“ * * * the court * * * on final hearing, may allow the wife such a reasonable. portion of the husband’s separate property, or such a reasonable sum of money to be paid by the hus*14band, either in á single sum, or in instalments, as alimony, as under the circumstances of the case may seem just and proper; and may modify and change any order in respect to alimony allowed the wife, whenever circumstances render such change proper; * * *»
“ * * * this section constitutes a clear and unequivocal grant of power to district courts to award the wife, in divorce actions, reasonable alimony, in installments or lump sums, independent of which spouse may have been the guilty party. The power is limited only to the grant of a reasonable sum, as that factor is limited by the facts of the particular case.”
Appellee was 59 years of age, completely lacking in training or experience for most employment, and had some physical disability in the form of mild hypertension. She had done some clerical work for a short time, and once worked as a telephone operator before her marriage in 1920. Appellant was 60 years of age, a physician with an active practice from which he has grossed $18,000 to $20,000 per year in the past. In 1959, he had a net income of $14,500. He has become 50% disabled to practice his profession but earned $5,232 during the first nine months of 1960 even though prevented by illness from practicing during the first three and one-half months of that period.
The trial court had power to grant alimony in a “reasonable sum,” and on appeal this court examines the evidence only to determine whether the trial court abused its discretion in fixing an amount which was contrary to all reason. Jones v. Jones, supra; Cassan v. Cassan, supra; Redman v. Redman, supra. From a review of the evidence, we are not able to say that in this case an award of $175 per month as alimony amounted to an abuse of discretion.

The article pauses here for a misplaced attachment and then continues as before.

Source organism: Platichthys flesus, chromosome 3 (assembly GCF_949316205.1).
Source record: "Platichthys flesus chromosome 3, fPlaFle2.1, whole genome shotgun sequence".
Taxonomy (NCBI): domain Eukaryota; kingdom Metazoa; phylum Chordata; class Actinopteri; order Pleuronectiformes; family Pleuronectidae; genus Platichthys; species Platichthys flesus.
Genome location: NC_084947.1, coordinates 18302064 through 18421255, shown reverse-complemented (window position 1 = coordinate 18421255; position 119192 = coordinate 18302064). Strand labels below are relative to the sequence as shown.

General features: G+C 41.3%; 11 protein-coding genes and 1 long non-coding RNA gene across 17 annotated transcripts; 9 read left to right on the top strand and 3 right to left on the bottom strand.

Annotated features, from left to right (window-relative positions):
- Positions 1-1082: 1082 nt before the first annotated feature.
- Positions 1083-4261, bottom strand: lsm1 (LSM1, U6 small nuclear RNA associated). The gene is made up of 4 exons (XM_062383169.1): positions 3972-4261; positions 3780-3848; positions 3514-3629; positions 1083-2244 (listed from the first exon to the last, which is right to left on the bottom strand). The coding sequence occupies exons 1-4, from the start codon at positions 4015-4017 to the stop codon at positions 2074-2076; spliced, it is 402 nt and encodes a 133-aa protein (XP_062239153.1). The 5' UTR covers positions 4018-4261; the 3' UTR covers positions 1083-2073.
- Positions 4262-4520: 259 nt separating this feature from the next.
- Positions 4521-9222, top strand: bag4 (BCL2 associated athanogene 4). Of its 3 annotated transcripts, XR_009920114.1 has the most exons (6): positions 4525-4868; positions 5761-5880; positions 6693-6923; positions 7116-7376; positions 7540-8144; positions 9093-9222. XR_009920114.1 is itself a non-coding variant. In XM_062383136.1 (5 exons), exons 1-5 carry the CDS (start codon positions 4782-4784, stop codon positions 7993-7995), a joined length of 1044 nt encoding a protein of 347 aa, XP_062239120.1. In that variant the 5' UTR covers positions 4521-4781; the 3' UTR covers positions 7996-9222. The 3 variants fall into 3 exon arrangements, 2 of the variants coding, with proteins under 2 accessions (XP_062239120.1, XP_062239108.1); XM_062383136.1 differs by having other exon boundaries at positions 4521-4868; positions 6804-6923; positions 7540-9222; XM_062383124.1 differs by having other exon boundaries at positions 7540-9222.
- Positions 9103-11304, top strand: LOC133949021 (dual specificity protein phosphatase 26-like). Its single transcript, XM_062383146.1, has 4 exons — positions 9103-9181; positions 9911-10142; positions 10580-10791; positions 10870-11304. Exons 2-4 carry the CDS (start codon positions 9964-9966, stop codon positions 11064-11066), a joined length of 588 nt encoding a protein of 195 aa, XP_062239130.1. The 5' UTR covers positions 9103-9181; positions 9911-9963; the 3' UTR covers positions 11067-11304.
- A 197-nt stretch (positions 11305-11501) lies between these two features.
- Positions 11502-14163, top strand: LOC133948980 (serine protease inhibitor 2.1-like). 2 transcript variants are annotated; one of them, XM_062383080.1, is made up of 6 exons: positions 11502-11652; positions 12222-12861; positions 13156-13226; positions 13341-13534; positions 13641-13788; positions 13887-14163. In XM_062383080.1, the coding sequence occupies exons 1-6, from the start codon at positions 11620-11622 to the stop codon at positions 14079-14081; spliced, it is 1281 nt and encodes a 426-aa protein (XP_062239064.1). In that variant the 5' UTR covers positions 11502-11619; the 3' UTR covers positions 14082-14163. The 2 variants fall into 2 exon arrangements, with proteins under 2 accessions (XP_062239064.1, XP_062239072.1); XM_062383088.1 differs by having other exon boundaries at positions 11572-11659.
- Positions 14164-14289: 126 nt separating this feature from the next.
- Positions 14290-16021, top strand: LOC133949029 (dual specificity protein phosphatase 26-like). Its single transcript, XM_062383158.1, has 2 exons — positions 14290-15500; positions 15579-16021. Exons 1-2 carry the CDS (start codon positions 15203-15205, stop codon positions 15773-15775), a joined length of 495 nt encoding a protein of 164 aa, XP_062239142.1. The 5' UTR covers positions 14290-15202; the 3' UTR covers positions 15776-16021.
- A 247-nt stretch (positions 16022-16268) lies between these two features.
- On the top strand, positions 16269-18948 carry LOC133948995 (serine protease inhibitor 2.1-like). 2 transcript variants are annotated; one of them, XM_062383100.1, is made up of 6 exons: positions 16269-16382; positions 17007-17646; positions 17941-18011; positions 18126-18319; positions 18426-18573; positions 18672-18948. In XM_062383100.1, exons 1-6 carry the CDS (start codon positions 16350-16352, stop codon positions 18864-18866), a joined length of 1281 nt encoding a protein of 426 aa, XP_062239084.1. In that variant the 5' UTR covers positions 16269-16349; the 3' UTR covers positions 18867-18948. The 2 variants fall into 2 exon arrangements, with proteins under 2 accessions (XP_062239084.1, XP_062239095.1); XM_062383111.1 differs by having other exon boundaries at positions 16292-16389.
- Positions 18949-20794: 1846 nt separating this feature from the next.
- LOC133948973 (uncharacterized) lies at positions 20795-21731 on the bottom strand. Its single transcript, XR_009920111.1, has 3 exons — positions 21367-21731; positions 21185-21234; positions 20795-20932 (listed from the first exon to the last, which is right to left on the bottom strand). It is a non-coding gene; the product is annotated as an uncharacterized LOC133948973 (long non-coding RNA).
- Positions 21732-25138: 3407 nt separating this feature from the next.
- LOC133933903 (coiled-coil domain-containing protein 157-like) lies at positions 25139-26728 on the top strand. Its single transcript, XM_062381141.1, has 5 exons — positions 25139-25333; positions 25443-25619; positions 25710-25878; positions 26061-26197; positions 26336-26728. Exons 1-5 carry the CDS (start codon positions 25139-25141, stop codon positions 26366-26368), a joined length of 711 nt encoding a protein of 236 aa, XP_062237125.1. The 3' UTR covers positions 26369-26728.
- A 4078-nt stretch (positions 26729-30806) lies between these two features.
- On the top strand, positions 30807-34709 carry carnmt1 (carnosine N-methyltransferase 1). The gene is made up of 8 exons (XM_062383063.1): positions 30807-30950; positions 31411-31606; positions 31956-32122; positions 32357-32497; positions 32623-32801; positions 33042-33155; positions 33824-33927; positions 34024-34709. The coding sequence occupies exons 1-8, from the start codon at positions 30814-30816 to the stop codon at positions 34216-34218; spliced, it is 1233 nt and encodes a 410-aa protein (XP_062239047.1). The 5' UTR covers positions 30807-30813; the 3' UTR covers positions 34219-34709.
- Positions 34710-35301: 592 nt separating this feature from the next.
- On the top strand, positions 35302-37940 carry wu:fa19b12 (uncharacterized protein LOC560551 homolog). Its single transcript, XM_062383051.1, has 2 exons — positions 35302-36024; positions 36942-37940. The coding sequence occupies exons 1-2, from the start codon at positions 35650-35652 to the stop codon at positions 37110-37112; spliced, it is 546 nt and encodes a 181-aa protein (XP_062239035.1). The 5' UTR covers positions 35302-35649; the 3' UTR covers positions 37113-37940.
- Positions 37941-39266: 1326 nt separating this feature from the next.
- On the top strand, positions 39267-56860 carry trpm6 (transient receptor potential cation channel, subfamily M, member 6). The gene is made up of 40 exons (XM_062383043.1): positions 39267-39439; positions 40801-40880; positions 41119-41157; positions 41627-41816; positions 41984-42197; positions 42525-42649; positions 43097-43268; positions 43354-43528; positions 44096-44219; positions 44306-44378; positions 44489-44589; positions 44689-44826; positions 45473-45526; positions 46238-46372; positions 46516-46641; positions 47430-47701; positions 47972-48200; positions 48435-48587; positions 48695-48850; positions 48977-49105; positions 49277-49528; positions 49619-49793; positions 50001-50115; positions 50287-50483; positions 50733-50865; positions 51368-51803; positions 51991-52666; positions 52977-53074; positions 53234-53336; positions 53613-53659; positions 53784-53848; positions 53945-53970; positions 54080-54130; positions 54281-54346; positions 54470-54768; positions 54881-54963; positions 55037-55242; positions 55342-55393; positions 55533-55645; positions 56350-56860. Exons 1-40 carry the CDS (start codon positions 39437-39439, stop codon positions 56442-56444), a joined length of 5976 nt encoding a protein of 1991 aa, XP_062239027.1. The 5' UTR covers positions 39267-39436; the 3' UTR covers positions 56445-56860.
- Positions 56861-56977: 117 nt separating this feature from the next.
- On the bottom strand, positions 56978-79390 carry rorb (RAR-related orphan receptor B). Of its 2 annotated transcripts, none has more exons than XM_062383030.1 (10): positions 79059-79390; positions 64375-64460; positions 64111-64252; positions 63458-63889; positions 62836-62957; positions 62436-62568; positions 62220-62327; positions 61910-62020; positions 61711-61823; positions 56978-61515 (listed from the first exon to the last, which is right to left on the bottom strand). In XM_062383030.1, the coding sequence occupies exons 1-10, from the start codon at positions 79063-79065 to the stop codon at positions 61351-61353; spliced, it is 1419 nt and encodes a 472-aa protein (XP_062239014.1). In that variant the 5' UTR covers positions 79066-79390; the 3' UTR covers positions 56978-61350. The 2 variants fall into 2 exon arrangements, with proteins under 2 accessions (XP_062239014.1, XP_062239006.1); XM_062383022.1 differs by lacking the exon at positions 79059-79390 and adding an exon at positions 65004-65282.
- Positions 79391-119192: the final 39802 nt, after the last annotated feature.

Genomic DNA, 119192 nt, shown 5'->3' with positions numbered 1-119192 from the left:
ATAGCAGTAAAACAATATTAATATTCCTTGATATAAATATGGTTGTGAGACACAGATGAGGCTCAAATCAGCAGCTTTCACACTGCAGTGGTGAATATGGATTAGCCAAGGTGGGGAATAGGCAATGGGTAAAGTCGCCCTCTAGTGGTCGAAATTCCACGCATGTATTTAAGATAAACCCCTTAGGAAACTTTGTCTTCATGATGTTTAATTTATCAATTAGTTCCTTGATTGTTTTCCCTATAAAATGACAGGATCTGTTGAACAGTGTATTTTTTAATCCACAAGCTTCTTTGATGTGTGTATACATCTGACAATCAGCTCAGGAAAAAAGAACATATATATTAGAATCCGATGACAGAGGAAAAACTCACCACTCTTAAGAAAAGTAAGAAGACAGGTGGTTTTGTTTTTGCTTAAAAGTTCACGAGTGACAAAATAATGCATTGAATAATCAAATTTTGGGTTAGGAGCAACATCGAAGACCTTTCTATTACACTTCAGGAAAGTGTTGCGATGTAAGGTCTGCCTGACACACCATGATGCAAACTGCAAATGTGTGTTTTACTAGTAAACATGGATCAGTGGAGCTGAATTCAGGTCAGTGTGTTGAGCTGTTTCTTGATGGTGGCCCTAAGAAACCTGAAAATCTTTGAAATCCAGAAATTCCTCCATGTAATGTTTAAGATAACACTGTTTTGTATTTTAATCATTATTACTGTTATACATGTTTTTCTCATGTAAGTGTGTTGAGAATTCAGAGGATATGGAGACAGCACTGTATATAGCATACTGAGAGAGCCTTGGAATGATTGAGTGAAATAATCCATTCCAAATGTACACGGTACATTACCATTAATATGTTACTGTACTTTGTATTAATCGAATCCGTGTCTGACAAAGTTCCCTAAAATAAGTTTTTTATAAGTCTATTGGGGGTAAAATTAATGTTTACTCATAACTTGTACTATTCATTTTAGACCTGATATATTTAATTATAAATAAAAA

Both parties agree that the decree contains an obvious clerical error in the division of the community property. There was testimony that the value of the four-room house was $8,600 and the furniture and personal property therein $1,250, a total of $9,850. The court found the value of the house to be $9,850 and the contents $1,250. This property was awarded to appellee. It is agreed that in the division of the community property the amount of $1,250 was duplicated in making the award to appellee. This was an obvious clerical error and should be corrected.
By her cross-appeal appellee urges error in that she was awarded property having a value of less than one-half of the community property. The decree shows the *15value of property awarded to her to be $48,543.90; but the error of $1,250, above pointed out; must be deducted from this, leaving the value of the property awarded to her as $47,293.90. The value of the property awarded to appellant was $53,-168.50. Each party was awarded one-half of the kitchen utensils.
Finally, appellee (cross-appellant) complains that it was error to deny her attorneys fees. The trial court has authority to award the wife attorneys fees in a divorce action, but such award is discretionary with the court and will be reviewed only as to whether there has been an abuse of discretion. Jones v. Jones, supra; Redman v. Redman, supra; Cassan v. Cr«ssan, supra. In view of the value of the property awarded the wife on division of the property and the alimony granted, we cannot say that the court abused its discretion in denying her attorneys fees.
Appellee has filed a motion for an award of attorneys fees for this appeal. On authority of Jones v. Jones, supra, we believe there should be an. allowance to appellee of attorneys fees on appeal .of $750 taxed as costs to appellant.
■ The-'judgment will' be affirmed except as to the division of the community property. The cause will be remanded with instructions to correct the value of the four-room house and furniture therein, and to divide the community property equally between the parties, by an award of a portion thereof in money, if that be necessary to effect an equal division. Attorneys fees in the sum of $750 are to be taxed against appellant.
It is so ordered.
CHAVEZ and MOISE, JJ., concur.
COMPTON, C. J., and CARMODY, J, not participating.